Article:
“Mast cells both promote deleterious outcomes in brain function and contribute to normative behavioral functioning, particularly cognition and emotion. Mast cells may play a key role in treating systemic inflammation or blockade of signaling pathways from the periphery to the brain.”
    Source: Mast Cells and Neuroinflammation“.

  • Mast cells are implicated in brain injuries, neuropsychiatric disorders, stress, neuroinflammation, and neurodegeneration. Source: Mast Cell Activation in Brain Injury, Stress, and Post-traumatic Stress Disorder and Alzheimer’s Disease Pathogenesis.
  • An enhanced interaction between mast cells and nerves can lead to neurogenic inflammation. Inflammatory models have shown a significant increase in the number of mast cells, resulting in the increased release of inflammatory mediators on degranulation.

    “Inflammatory mast cell mediators may modulate sensory nerves through the activation of receptors on nerve terminals. […] Thus, mast cell activation can result in an increase in the excitability of sensory nerves and the production and secretion of neuropeptides.”
    Source: Significance of Conversation between Mast Cells and Nerves

  • Mast cells play a crucial role in the peripheral inflammation as well as in neuroinflammation due to brain injuries, stress, depression, and PTSD. Therefore, mast cells activation in brain injury, stress, and PTSD may accelerate the pathogenesis of neuroinflammatory and neurodegenerative diseases including Alzheimer’s disease. Mast cells in brain injuries, stress, and PTSD may promote the pathogenesis of Alzheimer’s disease. “We suggest that inhibition of mast cells activation and brain cells associated inflammatory pathways in the brain injuries, stress, and PTSD can be explored as a new therapeutic target to delay or prevent the pathogenesis and severity of Alzheimer’s disease.” Source: Mast Cell Activation in Brain Injury, Stress, and Post-traumatic Stress Disorder and Alzheimer’s Disease Pathogenesis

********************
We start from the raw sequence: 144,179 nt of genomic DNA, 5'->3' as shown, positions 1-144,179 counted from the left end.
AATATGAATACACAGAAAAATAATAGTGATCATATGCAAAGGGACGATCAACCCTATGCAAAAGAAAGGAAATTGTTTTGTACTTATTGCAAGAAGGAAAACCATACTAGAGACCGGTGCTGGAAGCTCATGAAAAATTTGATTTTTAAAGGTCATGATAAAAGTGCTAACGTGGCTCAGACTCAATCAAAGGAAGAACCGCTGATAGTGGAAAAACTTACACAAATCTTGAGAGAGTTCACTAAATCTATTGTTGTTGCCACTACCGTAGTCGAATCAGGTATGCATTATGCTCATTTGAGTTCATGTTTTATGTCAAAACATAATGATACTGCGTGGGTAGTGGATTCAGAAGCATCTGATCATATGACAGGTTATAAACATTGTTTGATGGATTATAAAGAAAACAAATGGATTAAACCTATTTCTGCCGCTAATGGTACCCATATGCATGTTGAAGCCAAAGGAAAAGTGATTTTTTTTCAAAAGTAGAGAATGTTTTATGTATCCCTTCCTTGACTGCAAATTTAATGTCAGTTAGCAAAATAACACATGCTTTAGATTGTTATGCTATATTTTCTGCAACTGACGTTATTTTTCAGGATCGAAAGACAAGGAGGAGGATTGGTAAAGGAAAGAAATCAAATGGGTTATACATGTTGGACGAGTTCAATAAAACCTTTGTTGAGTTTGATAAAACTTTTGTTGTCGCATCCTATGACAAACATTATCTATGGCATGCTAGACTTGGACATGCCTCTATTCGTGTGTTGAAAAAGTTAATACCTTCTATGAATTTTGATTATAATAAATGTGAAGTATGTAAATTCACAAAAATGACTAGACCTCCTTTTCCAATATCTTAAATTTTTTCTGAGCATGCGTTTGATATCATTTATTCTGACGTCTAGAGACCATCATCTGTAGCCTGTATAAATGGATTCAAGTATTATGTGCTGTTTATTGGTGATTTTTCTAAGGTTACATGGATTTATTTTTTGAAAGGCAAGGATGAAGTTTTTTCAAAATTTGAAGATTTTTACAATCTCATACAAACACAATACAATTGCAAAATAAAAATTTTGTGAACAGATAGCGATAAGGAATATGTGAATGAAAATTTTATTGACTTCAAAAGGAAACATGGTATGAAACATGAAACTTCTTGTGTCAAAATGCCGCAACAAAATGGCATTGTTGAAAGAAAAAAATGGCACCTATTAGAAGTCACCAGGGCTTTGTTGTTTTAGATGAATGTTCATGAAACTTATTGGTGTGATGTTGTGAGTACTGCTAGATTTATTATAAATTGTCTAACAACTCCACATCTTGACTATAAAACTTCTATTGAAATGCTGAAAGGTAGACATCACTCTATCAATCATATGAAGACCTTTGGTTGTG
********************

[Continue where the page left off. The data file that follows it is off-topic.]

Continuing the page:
• Mast cell disorders: From infancy to maturity: “Mast cells are also establishing a new‐found importance in severe asthma, and in remodeling of blood vessels in cancer and atherosclerotic vascular disease. Furthermore, recent evidence suggests that mast cells sense changes in oxygen tension, particularly in neonates, and that subsequent degranulation may contribute to common lung, eye, and brain diseases of prematurity classically associated with hypoxic insults.” This article is a review of mast cell disorders and chronic inflammatory conditions that involve mast cell dysfunction.


  • Mast cells associated with onset of celiac [study]. “We provide a description of the progressive stages of Celiac Disease, in which mast cells are the hallmark of the inflammatory process. Thus the view of Celiac Disease, should be revised, and the contribution of mast cells in the onset and progression of Celiac Disease, should be reconsidered in developing new therapeutic approaches.”
  • Intestinal mast cell involvement with celiac disease [study].
  • A review of studies that investigate the role of mast cells in the pathogenesis of coeliac disease, showing that these cells increase in number during the progression of the disease and contribute to define a pro-inflammatory microenvironment. [study] “In conclusion, it can be assumed that mast cells represent one of the main players of the intestinal damage in the onset of Celiac Disease. Hence, the pathogenesis of Celiac Disease should be revised and the contribution of mast cells in the onset and progression of the disease should be considered in the planning of new therapeutic approaches.”